St. John Bosco's mother, like the mother of many great men, was a notable woman, one of the heroic company of Catholic wives and mothers who carry the great ideals of their faith into the smallest things of life. Margaret Occhiena was a native of Capriglio, a little village among the vine-clad hills of Piedmont in the neighborhood of Turin. In early womanhood she married Francis Bosco, a young widower, who farmed his tiny property in the neighborhood hamlet of Becchi. Francis Bosco had a son by his first marriage, a boy of nine, Anthony, and he had taken his old mother to live with him. Margaret took the motherless boy and the old woman to her heart and made the little household a real home. Joseph, her eldest son, was born in 1813, John two years later. 

The little family was very happy in spite of poverty, until, scarcely two years after the birth of John, Francis Bosco died of a sudden attack of pneumonia. Little John never for got how his mother took him into the room where his father lay very still on the bed. She was leading him out again when he pulled back, crying that he wanted to “stay with father.” Margaret burst into tears. “My little John, you no longer have a father,” she said, and a strange chill fell upon the heart of the child. It was an uphill fight, now that the breadwinner was gone, but Margaret set herself bravely to the task of providing for the household. There was much work to be done at Becchi, and the boys were taught to work hard. At four years old, little John was already doing his share, tending the cattle, gathering sticks for the fire, or watching the bread his mother had put down to bake. They lived hard too—up with the dawn in winter and summer, a slice of dry bread for breakfast, and off with a cheerful face to whatever the day’s work might be. 

Margaret Bosco, though herself unlearned, was a born educator. The beginning and end of her teaching was God. Morning and evening the whole household knelt together, asking their daily bread, both for soul and body, for courage to do well, and pardon for what was done less well. Margaret seldom punished. “God always sees you,” she used to say, “even when I do not. I may not be there, but He is always there.” She would speak to her children of His beauty, revealed in the lovely world of His creation, and when their tiny vineyard, as sometimes happened, was stripped of its fruit by a sudden hailstorm: “God gave them to us,” she would say, “and He has taken them away. He is the Master; may His Will be done.” And when in the winter evenings they sat by the fire, listening to the wind that howled around the little cottage, “Children,” she would say, “let us thank God, who is so good to us. He is truly a Father— our Father in Heaven.” When the children were tempted to be untruthful: “Take care,” she would say, “God sees our most secret thoughts”—and out would come the truth. 

Those were terrible years of war and famine in Italy. Beggars of all description went from village to village seeking food, and it was noticed that even though Margaret herself might be in need, no one ever went hungry from her door, nor was any wanderer refused shelter. If anyone in the hamlet was sick and needing wine or food, however low might be her own little store, she would give what she had. Anthony, John’s stepbrother, was a difficult boy, surly and ill-tempered. Though Margaret always treated him with respect as eldest of the family and loved him as her own son, he was always ready to think that the other two were being treated better than he, though in his heart he knew better. It was through the patient tenderness and forbearance, as well as the wise teaching of Margaret Bosco, that this most trying of her children grew up later into a good and upright man.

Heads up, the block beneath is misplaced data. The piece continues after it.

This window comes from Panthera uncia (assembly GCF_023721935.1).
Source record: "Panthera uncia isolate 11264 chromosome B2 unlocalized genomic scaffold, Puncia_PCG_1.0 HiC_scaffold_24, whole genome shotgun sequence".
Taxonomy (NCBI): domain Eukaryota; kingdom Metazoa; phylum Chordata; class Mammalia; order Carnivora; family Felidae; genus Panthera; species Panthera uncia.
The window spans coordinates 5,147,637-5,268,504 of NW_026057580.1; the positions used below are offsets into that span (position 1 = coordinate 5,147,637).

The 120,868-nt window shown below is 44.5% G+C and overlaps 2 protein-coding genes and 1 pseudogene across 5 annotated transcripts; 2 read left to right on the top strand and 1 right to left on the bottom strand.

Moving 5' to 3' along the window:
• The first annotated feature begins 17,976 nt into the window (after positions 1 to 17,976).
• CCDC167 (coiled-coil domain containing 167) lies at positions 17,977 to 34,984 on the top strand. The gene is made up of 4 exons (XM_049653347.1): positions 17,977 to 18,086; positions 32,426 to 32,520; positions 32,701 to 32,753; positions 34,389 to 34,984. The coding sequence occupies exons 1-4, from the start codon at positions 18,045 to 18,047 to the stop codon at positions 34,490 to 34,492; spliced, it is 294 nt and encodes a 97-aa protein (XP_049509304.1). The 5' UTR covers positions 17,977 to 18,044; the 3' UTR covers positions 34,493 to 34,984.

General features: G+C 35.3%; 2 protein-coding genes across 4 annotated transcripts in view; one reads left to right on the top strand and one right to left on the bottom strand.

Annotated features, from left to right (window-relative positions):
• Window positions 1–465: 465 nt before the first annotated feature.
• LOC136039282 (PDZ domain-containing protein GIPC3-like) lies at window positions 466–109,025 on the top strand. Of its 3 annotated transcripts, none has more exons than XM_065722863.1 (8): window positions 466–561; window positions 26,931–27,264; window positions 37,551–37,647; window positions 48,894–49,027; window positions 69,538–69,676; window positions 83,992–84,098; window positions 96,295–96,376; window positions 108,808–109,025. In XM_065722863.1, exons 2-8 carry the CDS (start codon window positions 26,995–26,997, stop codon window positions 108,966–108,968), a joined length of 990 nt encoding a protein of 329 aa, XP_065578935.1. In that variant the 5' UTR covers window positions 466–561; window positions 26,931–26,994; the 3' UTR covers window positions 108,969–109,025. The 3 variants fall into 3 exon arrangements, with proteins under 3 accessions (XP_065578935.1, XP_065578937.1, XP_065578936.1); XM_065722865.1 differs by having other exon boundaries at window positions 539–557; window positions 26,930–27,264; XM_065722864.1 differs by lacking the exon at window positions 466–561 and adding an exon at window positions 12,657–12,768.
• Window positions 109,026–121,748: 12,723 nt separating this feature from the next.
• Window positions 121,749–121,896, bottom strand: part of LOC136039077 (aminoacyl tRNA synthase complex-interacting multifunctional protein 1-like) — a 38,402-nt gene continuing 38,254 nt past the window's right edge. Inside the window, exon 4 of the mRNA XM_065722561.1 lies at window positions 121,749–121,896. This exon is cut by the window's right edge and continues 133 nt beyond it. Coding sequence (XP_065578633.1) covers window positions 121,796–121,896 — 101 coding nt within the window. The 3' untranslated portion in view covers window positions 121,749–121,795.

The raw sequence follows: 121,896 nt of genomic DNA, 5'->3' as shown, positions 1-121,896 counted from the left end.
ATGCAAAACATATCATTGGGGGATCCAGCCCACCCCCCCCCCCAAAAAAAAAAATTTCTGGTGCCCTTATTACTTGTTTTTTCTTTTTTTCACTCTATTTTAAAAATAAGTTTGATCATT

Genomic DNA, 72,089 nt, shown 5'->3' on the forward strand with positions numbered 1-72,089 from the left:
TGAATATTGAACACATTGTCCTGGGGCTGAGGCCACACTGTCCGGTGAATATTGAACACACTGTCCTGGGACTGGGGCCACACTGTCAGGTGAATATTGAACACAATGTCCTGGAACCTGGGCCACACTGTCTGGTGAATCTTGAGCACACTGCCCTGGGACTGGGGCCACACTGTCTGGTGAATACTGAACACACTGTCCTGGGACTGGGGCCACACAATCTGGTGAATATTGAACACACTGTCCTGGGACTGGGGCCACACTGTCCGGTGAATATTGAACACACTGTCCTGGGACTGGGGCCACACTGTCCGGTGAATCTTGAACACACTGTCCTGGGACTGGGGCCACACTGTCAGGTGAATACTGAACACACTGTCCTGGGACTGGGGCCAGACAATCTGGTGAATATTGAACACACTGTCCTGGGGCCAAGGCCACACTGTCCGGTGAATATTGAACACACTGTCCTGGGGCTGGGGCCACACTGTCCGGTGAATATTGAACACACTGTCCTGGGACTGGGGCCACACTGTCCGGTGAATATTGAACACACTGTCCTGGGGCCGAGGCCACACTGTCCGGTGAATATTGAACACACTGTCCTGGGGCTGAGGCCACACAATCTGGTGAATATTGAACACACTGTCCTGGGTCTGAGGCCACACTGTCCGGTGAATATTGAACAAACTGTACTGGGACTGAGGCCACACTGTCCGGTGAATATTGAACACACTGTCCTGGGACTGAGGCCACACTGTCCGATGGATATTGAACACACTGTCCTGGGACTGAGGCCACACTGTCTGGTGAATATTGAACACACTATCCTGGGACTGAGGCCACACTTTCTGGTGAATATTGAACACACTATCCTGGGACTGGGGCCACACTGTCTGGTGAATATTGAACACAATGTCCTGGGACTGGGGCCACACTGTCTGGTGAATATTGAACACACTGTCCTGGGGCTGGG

Little John was by far the most intelligent of the three, and though full of life and vigor, the most responsive to her teaching. He loved to help his mother in her charitable actions; when she went to visit a sick neighbor he went with her, and while she attended to the invalid, he would gather the children around him and teach them their prayers. Wherever he was he was the leader, in games as in everything else, and even as a child of five he used his influence for good. Sometimes his mother would object to his choosing the roughest boys to play with, especially when he came home rather the worse for wear. John would coax her—“You see, Mother, when I play with them, they are not so nasty, they don’t fight and use bad words.” It was quite true. There was a radiant purity about the child that influenced all with whom he came in contact. Through all the earlier years of his life, little John herded the cattle. He led them out joyously into the meadow, singing one of the hymns to Our Lady that his mother had taught him. The silence and beauty of the open country led his thoughts to God; he became a lover of silence and prayer. The little shepherds of the neighborhood, with whom he was very popular, sometimes interrupted him, and he would tell them a story or repeat part of the last catechism lesson of his mother. And he had such a delightful way of doing it that they came again and again. Among them was a poor little fellow who had only a hunk of black bread for his breakfast. “I’d like your bread better than mine,” said John one day. “Will you trade?” He had a large slice of good white bread such as Margaret always provided for her children; little Matteo was ready enough to trade, but he thought John had very strange likings. The exchange continued daily, and it was only after many years that it struck Matteo that liking had not had much to do with it.

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